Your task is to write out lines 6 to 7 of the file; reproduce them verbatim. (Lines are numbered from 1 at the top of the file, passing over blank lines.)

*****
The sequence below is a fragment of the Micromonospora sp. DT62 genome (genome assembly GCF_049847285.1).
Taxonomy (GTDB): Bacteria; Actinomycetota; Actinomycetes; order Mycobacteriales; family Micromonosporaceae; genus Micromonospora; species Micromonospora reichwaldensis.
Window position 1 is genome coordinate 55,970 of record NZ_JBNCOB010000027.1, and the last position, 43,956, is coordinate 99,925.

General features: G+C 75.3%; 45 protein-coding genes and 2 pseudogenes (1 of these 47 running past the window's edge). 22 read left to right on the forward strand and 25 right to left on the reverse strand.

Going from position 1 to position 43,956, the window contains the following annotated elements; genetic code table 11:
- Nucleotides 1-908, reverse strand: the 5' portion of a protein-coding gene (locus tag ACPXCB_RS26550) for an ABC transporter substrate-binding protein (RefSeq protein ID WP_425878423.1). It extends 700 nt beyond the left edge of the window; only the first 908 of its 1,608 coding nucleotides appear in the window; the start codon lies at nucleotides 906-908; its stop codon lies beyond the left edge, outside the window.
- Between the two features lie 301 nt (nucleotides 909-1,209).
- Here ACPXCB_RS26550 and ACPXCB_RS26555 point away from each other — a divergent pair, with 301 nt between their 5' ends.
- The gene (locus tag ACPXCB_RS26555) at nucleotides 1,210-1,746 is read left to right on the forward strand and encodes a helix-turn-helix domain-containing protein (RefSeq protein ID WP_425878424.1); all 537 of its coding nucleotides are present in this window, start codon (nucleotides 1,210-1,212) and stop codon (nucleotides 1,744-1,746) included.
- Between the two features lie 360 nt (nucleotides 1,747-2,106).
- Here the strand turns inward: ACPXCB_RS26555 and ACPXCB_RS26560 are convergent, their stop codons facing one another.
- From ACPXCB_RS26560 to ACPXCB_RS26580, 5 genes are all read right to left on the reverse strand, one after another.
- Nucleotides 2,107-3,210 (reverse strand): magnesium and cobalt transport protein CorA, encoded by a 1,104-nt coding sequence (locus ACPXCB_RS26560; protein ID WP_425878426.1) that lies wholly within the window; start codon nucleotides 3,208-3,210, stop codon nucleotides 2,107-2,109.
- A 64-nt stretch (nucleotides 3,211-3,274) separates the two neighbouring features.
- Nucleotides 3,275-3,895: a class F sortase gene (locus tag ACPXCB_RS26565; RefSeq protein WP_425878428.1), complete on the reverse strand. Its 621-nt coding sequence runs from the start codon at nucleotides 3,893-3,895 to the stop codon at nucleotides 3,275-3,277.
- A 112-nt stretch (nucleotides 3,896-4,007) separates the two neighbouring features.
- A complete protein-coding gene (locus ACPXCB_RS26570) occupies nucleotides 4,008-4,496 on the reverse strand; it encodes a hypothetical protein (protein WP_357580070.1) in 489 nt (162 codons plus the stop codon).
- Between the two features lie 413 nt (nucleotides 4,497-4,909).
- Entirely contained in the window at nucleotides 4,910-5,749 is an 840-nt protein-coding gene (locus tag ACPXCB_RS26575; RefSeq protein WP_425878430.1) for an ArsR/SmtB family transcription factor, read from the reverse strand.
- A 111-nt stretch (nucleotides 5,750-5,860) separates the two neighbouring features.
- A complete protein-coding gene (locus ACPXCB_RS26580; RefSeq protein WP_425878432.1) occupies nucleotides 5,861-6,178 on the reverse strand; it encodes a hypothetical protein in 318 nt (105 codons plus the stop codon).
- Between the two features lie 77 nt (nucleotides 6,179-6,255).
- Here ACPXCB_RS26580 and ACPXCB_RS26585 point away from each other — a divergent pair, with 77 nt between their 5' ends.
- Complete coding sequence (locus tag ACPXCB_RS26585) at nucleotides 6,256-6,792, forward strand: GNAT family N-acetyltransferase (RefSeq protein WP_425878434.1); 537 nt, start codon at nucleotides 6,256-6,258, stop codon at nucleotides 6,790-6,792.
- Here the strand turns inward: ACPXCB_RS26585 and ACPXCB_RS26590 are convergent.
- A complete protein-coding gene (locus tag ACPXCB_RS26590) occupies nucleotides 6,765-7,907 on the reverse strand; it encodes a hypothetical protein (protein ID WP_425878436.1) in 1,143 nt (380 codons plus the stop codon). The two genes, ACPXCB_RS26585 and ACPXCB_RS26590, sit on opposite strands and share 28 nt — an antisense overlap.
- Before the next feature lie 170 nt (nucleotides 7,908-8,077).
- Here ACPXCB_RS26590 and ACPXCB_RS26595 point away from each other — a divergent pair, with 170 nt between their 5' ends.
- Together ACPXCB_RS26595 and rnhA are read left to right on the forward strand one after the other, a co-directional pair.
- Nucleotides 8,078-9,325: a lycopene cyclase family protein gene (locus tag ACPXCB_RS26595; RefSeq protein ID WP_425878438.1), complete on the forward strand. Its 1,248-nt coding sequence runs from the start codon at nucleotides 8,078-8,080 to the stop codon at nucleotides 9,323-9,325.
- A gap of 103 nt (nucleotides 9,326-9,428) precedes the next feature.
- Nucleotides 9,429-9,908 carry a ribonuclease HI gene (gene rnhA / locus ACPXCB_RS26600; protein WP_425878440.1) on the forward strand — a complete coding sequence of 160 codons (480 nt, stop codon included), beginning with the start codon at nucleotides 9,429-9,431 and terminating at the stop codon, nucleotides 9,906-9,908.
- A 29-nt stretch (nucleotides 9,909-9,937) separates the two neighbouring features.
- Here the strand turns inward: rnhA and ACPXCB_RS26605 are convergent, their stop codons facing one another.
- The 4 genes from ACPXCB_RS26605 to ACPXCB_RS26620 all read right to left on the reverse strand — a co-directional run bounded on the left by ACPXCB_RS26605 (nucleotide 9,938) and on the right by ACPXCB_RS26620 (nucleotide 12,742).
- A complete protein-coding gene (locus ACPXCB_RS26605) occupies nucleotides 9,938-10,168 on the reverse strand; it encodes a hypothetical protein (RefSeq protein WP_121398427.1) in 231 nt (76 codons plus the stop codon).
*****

- Nucleotides 1-908, reverse strand: the 5' portion of a protein-coding gene (locus tag ACPXCB_RS26550) for an ABC transporter substrate-binding protein (RefSeq protein ID WP_425878423.1). It extends 700 nt beyond the left edge of the window; only the first 908 of its 1,608 coding nucleotides appear in the window; the start codon lies at nucleotides 906-908; its stop codon lies beyond the left edge, outside the window.
- Between the two features lie 301 nt (nucleotides 909-1,209).